*** DEBUG START ***
*** DEBUG END ***

Protesters to appear in court

04 October 2013

Making a stand: Dr Keith Hebden (far left) with fellow protesters, in July 

Making a stand: Dr Keith Hebden (far left) with fellow protesters, in July 

AN ANGLICAN priest is scheduled to appear in court on Monday accused of causing criminal damage at an RAF base during a peace protest earlier this year.

The Assistant Curate of St Peter and St Paul, and of St Mark's, Mansfield, the Revd Dr Keith Hebden, was one of six campaigners detained on the base at Waddington, in Lincolnshire, on 3 June - the International Day of Innocent Children Victims of Aggression.

They were protesting at, they allege, the use of British drone aircraft, controlled from Waddington, in strikes on Afghanistan.

Dr Hebden and his companions cut a hole in the perimeter fence, and, while he and Susan Clarkson, a former Roman Catholic nun who is now a Quaker, planted a peace garden, which included a vine and fig tree, the others tried to locate the drones control centre.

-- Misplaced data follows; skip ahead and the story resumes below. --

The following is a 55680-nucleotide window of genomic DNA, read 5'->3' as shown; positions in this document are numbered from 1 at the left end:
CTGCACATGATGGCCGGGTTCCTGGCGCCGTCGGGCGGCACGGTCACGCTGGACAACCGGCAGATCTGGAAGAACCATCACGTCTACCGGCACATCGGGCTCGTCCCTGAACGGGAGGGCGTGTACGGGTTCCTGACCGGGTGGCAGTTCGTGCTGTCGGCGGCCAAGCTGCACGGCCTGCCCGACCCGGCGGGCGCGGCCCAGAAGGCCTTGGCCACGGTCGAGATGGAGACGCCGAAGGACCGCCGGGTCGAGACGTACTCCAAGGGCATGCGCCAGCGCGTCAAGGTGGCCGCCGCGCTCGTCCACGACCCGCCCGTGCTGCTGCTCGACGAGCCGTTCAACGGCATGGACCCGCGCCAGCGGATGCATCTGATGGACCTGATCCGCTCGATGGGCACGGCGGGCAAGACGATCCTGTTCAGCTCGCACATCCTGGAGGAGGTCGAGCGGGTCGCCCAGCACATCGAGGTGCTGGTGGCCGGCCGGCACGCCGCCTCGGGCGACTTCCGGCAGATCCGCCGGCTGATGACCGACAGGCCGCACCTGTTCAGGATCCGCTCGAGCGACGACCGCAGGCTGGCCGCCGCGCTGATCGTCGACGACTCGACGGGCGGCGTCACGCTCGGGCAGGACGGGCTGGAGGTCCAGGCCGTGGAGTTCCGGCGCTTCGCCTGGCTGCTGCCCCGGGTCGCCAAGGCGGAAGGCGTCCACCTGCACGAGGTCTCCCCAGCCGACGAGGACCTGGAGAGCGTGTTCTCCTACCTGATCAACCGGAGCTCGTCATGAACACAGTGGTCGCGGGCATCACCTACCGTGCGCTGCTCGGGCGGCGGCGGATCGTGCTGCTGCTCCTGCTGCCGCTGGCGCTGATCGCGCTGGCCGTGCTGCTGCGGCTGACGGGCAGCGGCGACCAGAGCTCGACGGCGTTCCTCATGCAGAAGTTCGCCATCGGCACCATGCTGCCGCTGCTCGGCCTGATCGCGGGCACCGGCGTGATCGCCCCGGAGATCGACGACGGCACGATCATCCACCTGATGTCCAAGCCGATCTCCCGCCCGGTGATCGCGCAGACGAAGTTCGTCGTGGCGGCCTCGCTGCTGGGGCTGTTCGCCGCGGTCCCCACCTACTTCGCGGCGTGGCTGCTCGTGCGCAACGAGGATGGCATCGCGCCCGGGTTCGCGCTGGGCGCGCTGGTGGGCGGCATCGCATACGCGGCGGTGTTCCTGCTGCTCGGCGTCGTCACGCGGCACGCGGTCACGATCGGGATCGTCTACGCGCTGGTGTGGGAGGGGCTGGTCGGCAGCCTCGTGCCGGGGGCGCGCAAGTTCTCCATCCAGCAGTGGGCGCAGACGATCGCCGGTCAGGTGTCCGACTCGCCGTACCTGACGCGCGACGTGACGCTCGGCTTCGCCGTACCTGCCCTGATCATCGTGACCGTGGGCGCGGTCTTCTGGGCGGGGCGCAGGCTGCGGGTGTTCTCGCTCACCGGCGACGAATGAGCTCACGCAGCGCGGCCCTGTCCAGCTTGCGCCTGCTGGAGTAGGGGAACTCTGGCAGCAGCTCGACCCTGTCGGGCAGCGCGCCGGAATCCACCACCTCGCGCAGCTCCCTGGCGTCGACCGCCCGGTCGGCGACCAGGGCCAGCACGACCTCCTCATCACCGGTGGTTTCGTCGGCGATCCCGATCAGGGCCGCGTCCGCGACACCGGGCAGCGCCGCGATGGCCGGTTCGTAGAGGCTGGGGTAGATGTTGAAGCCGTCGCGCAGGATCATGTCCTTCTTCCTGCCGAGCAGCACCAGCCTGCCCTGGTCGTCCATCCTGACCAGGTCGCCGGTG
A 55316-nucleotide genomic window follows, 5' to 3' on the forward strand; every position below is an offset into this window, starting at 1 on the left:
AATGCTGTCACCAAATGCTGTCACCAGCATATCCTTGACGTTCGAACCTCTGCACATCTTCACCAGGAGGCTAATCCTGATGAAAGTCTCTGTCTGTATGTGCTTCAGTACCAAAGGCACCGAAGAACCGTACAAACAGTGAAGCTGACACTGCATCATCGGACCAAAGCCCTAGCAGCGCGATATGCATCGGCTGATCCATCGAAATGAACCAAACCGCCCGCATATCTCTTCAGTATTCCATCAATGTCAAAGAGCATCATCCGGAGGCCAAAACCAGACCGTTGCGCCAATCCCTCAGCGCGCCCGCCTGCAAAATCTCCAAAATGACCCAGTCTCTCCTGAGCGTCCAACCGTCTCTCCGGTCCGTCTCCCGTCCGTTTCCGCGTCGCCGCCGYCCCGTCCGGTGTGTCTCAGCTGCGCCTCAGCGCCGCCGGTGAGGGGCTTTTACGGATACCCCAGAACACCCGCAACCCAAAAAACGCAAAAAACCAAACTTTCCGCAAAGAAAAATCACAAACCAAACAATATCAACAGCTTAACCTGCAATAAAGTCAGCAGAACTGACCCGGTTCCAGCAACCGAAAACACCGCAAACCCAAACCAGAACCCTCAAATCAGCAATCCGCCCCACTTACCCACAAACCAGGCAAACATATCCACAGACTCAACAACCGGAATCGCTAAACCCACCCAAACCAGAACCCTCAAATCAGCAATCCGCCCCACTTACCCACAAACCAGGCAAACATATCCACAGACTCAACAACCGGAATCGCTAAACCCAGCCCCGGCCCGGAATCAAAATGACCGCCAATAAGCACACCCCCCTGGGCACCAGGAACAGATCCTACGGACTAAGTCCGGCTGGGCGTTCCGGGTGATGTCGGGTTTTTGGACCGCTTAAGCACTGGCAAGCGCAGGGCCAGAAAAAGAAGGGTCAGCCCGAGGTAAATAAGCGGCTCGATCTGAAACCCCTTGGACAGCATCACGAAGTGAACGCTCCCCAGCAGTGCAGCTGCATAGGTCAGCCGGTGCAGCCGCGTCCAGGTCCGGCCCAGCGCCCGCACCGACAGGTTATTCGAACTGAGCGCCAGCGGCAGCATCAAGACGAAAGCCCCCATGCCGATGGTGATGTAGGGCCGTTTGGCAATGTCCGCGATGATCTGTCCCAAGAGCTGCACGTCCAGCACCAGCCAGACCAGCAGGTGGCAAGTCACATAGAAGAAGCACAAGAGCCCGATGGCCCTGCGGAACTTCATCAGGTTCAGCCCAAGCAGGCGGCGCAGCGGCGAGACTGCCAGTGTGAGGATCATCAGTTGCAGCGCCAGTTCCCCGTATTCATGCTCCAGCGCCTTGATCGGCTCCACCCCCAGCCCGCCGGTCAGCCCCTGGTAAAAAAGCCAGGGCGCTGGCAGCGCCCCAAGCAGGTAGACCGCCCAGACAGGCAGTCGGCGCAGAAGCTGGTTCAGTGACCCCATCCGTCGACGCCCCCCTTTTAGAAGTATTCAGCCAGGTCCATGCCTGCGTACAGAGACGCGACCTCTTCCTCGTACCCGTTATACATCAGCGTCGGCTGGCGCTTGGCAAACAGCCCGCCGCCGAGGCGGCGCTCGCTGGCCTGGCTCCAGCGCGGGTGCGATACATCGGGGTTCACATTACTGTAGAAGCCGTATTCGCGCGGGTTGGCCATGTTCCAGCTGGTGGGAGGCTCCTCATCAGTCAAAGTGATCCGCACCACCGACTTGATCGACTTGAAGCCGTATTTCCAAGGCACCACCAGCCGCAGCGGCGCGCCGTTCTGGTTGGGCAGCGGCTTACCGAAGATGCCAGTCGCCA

They were arrested and held overnight before being released on bail, pending trial before a district judge at Lincoln Magistrates Court.

This week, Dr Hebden said that they were not disputing the evidence against them, but would plead not guilty "on the grounds that we used 'reasonable force'to prevent a greater crime. . . We will argue that the UK's use of armed drones in Afghanistan is a crime according to both International and English law.

"I'm looking forward to the hearing. Whatever the outcome, we believe that it is the armed drones that are being put on trial, and that it is our Government and those who commit war crimes on its behalf who need to be held to account."

To coincide with the hearing there will be an all-day peace vigil at St Mark's, Mansfield.

Dr Hebden was one of three priests who said they performed an exorcism at the London Arms Fair last month (News, 13 September).

Welcome to the Church Times

​To explore the Church Times website fully, please sign in or subscribe.

Non-subscribers can read four* articles for free each month. (You will need to register.)